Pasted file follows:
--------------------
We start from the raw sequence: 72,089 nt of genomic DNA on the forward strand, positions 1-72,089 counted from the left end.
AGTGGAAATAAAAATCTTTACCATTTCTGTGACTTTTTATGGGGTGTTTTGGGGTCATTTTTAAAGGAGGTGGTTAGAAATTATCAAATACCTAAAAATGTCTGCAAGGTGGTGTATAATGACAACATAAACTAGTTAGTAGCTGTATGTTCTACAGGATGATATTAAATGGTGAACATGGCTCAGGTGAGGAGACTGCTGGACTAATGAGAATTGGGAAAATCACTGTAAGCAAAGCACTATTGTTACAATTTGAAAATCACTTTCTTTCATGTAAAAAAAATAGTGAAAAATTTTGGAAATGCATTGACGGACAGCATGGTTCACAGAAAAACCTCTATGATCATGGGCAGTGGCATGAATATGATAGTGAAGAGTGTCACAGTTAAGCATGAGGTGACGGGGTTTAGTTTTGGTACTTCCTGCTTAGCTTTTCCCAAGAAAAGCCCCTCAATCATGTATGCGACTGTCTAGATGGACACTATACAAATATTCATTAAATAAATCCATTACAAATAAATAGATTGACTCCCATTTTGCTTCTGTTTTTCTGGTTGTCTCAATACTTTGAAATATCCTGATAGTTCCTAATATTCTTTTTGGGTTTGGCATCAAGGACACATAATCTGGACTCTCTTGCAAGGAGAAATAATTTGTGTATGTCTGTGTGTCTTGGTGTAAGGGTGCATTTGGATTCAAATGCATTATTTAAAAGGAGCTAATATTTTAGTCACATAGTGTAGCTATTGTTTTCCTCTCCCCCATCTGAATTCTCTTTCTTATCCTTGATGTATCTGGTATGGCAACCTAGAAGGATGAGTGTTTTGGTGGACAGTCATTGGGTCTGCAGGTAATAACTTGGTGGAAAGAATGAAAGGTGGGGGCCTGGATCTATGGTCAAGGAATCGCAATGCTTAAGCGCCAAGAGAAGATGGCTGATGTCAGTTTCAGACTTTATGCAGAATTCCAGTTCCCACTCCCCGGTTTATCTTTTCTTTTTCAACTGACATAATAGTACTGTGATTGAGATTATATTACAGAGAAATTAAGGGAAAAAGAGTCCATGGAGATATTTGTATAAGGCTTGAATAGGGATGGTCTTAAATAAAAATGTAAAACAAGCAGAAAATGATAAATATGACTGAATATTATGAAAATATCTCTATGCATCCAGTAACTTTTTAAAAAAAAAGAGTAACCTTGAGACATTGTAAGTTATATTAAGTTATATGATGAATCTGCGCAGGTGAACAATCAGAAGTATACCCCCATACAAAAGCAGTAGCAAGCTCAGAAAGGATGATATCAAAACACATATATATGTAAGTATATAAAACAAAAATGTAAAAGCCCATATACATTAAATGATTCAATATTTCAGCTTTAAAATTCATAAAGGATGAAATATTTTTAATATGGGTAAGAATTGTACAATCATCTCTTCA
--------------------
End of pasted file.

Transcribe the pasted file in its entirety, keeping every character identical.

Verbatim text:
We start from the raw sequence: 72,089 nt of genomic DNA on the forward strand, positions 1-72,089 counted from the left end.
AGTGGAAATAAAAATCTTTACCATTTCTGTGACTTTTTATGGGGTGTTTTGGGGTCATTTTTAAAGGAGGTGGTTAGAAATTATCAAATACCTAAAAATGTCTGCAAGGTGGTGTATAATGACAACATAAACTAGTTAGTAGCTGTATGTTCTACAGGATGATATTAAATGGTGAACATGGCTCAGGTGAGGAGACTGCTGGACTAATGAGAATTGGGAAAATCACTGTAAGCAAAGCACTATTGTTACAATTTGAAAATCACTTTCTTTCATGTAAAAAAAATAGTGAAAAATTTTGGAAATGCATTGACGGACAGCATGGTTCACAGAAAAACCTCTATGATCATGGGCAGTGGCATGAATATGATAGTGAAGAGTGTCACAGTTAAGCATGAGGTGACGGGGTTTAGTTTTGGTACTTCCTGCTTAGCTTTTCCCAAGAAAAGCCCCTCAATCATGTATGCGACTGTCTAGATGGACACTATACAAATATTCATTAAATAAATCCATTACAAATAAATAGATTGACTCCCATTTTGCTTCTGTTTTTCTGGTTGTCTCAATACTTTGAAATATCCTGATAGTTCCTAATATTCTTTTTGGGTTTGGCATCAAGGACACATAATCTGGACTCTCTTGCAAGGAGAAATAATTTGTGTATGTCTGTGTGTCTTGGTGTAAGGGTGCATTTGGATTCAAATGCATTATTTAAAAGGAGCTAATATTTTAGTCACATAGTGTAGCTATTGTTTTCCTCTCCCCCATCTGAATTCTCTTTCTTATCCTTGATGTATCTGGTATGGCAACCTAGAAGGATGAGTGTTTTGGTGGACAGTCATTGGGTCTGCAGGTAATAACTTGGTGGAAAGAATGAAAGGTGGGGGCCTGGATCTATGGTCAAGGAATCGCAATGCTTAAGCGCCAAGAGAAGATGGCTGATGTCAGTTTCAGACTTTATGCAGAATTCCAGTTCCCACTCCCCGGTTTATCTTTTCTTTTTCAACTGACATAATAGTACTGTGATTGAGATTATATTACAGAGAAATTAAGGGAAAAAGAGTCCATGGAGATATTTGTATAAGGCTTGAATAGGGATGGTCTTAAATAAAAATGTAAAACAAGCAGAAAATGATAAATATGACTGAATATTATGAAAATATCTCTATGCATCCAGTAACTTTTTAAAAAAAAAGAGTAACCTTGAGACATTGTAAGTTATATTAAGTTATATGATGAATCTGCGCAGGTGAACAATCAGAAGTATACCCCCATACAAAAGCAGTAGCAAGCTCAGAAAGGATGATATCAAAACACATATATATGTAAGTATATAAAACAAAAATGTAAAAGCCCATATACATTAAATGATTCAATATTTCAGCTTTAAAATTCATAAAGGATGAAATATTTTTAATATGGGTAAGAATTGTACAATCATCTCTTCA